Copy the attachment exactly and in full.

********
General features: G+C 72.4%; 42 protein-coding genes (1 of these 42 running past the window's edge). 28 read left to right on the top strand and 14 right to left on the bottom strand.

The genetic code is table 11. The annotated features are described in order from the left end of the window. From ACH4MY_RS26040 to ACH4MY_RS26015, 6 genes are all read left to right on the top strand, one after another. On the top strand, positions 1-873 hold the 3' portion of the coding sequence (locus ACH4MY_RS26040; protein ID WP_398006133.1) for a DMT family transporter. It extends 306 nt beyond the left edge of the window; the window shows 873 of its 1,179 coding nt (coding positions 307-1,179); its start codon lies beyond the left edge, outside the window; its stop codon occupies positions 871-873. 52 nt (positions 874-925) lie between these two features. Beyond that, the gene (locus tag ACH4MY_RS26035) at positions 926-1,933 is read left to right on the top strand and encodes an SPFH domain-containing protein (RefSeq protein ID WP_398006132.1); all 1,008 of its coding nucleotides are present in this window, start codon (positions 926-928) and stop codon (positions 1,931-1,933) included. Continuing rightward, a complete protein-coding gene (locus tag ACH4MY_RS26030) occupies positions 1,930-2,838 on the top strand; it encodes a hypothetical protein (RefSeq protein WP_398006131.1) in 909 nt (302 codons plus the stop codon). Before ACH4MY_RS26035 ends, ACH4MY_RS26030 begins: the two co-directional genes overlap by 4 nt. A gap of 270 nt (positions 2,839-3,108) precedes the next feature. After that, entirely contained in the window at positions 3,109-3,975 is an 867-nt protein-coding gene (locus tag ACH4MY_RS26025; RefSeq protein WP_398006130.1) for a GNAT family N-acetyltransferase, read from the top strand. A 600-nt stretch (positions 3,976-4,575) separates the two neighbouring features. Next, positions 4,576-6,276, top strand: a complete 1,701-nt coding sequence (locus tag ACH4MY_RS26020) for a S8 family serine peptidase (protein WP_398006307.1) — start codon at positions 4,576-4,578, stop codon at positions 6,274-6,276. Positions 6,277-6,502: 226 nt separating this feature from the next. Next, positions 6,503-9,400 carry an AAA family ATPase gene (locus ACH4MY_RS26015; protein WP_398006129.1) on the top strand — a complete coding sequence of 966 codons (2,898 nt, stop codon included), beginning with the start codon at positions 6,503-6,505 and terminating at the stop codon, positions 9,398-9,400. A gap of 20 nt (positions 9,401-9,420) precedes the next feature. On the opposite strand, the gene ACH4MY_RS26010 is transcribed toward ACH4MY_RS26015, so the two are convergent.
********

General features: G+C 72.4%; 42 protein-coding genes (1 of these 42 running past the window's edge). 28 read left to right on the top strand and 14 right to left on the bottom strand.

The genetic code is table 11. The annotated features are described in order from the left end of the window. From ACH4MY_RS26040 to ACH4MY_RS26015, 6 genes are all read left to right on the top strand, one after another. On the top strand, positions 1-873 hold the 3' portion of the coding sequence (locus ACH4MY_RS26040; protein ID WP_398006133.1) for a DMT family transporter. It extends 306 nt beyond the left edge of the window; the window shows 873 of its 1,179 coding nt (coding positions 307-1,179); its start codon lies beyond the left edge, outside the window; its stop codon occupies positions 871-873. 52 nt (positions 874-925) lie between these two features. Beyond that, the gene (locus tag ACH4MY_RS26035) at positions 926-1,933 is read left to right on the top strand and encodes an SPFH domain-containing protein (RefSeq protein ID WP_398006132.1); all 1,008 of its coding nucleotides are present in this window, start codon (positions 926-928) and stop codon (positions 1,931-1,933) included. Continuing rightward, a complete protein-coding gene (locus tag ACH4MY_RS26030) occupies positions 1,930-2,838 on the top strand; it encodes a hypothetical protein (RefSeq protein WP_398006131.1) in 909 nt (302 codons plus the stop codon). Before ACH4MY_RS26035 ends, ACH4MY_RS26030 begins: the two co-directional genes overlap by 4 nt. A gap of 270 nt (positions 2,839-3,108) precedes the next feature. After that, entirely contained in the window at positions 3,109-3,975 is an 867-nt protein-coding gene (locus tag ACH4MY_RS26025; RefSeq protein WP_398006130.1) for a GNAT family N-acetyltransferase, read from the top strand. A 600-nt stretch (positions 3,976-4,575) separates the two neighbouring features. Next, positions 4,576-6,276, top strand: a complete 1,701-nt coding sequence (locus tag ACH4MY_RS26020) for a S8 family serine peptidase (protein WP_398006307.1) — start codon at positions 4,576-4,578, stop codon at positions 6,274-6,276. Positions 6,277-6,502: 226 nt separating this feature from the next. Next, positions 6,503-9,400 carry an AAA family ATPase gene (locus ACH4MY_RS26015; protein WP_398006129.1) on the top strand — a complete coding sequence of 966 codons (2,898 nt, stop codon included), beginning with the start codon at positions 6,503-6,505 and terminating at the stop codon, positions 9,398-9,400. A gap of 20 nt (positions 9,401-9,420) precedes the next feature. On the opposite strand, the gene ACH4MY_RS26010 is transcribed toward ACH4MY_RS26015, so the two are convergent.